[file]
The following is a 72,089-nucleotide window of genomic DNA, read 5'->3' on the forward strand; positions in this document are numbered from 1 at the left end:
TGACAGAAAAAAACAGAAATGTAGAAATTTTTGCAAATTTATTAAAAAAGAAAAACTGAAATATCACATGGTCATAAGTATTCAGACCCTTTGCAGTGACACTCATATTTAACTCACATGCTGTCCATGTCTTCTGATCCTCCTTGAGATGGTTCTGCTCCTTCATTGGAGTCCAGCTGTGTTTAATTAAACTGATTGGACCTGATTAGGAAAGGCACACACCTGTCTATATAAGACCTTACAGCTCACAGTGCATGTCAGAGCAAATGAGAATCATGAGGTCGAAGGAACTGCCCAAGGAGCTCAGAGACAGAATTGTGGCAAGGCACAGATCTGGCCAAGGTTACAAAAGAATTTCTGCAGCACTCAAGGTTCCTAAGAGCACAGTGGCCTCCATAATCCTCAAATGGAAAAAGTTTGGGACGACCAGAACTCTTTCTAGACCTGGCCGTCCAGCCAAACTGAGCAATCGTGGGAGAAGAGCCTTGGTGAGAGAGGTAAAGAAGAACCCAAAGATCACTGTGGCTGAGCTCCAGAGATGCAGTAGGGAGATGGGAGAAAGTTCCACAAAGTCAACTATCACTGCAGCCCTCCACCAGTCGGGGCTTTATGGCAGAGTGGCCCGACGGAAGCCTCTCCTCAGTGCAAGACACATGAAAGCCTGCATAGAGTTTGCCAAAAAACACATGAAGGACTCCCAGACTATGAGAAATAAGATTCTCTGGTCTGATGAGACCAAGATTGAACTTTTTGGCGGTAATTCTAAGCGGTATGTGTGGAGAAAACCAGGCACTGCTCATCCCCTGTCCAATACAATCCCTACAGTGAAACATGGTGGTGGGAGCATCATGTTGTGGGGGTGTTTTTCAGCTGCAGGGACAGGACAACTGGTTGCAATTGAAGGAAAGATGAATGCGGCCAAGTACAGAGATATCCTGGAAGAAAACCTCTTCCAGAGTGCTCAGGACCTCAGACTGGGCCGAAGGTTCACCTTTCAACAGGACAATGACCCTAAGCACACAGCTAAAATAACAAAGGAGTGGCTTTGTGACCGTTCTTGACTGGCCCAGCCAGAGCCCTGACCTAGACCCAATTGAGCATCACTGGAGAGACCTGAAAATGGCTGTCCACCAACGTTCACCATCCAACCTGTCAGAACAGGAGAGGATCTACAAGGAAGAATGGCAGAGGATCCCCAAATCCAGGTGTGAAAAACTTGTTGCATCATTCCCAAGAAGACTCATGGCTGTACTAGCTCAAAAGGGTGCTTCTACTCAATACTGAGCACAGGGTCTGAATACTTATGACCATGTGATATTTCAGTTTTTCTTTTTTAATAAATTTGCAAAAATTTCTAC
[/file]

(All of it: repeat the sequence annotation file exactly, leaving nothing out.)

The following is a 72,089-nucleotide window of genomic DNA, read 5'->3' on the forward strand; positions in this document are numbered from 1 at the left end:
TGACAGAAAAAAACAGAAATGTAGAAATTTTTGCAAATTTATTAAAAAAGAAAAACTGAAATATCACATGGTCATAAGTATTCAGACCCTTTGCAGTGACACTCATATTTAACTCACATGCTGTCCATGTCTTCTGATCCTCCTTGAGATGGTTCTGCTCCTTCATTGGAGTCCAGCTGTGTTTAATTAAACTGATTGGACCTGATTAGGAAAGGCACACACCTGTCTATATAAGACCTTACAGCTCACAGTGCATGTCAGAGCAAATGAGAATCATGAGGTCGAAGGAACTGCCCAAGGAGCTCAGAGACAGAATTGTGGCAAGGCACAGATCTGGCCAAGGTTACAAAAGAATTTCTGCAGCACTCAAGGTTCCTAAGAGCACAGTGGCCTCCATAATCCTCAAATGGAAAAAGTTTGGGACGACCAGAACTCTTTCTAGACCTGGCCGTCCAGCCAAACTGAGCAATCGTGGGAGAAGAGCCTTGGTGAGAGAGGTAAAGAAGAACCCAAAGATCACTGTGGCTGAGCTCCAGAGATGCAGTAGGGAGATGGGAGAAAGTTCCACAAAGTCAACTATCACTGCAGCCCTCCACCAGTCGGGGCTTTATGGCAGAGTGGCCCGACGGAAGCCTCTCCTCAGTGCAAGACACATGAAAGCCTGCATAGAGTTTGCCAAAAAACACATGAAGGACTCCCAGACTATGAGAAATAAGATTCTCTGGTCTGATGAGACCAAGATTGAACTTTTTGGCGGTAATTCTAAGCGGTATGTGTGGAGAAAACCAGGCACTGCTCATCCCCTGTCCAATACAATCCCTACAGTGAAACATGGTGGTGGGAGCATCATGTTGTGGGGGTGTTTTTCAGCTGCAGGGACAGGACAACTGGTTGCAATTGAAGGAAAGATGAATGCGGCCAAGTACAGAGATATCCTGGAAGAAAACCTCTTCCAGAGTGCTCAGGACCTCAGACTGGGCCGAAGGTTCACCTTTCAACAGGACAATGACCCTAAGCACACAGCTAAAATAACAAAGGAGTGGCTTTGTGACCGTTCTTGACTGGCCCAGCCAGAGCCCTGACCTAGACCCAATTGAGCATCACTGGAGAGACCTGAAAATGGCTGTCCACCAACGTTCACCATCCAACCTGTCAGAACAGGAGAGGATCTACAAGGAAGAATGGCAGAGGATCCCCAAATCCAGGTGTGAAAAACTTGTTGCATCATTCCCAAGAAGACTCATGGCTGTACTAGCTCAAAAGGGTGCTTCTACTCAATACTGAGCACAGGGTCTGAATACTTATGACCATGTGATATTTCAGTTTTTCTTTTTTAATAAATTTGCAAAAATTTCTAC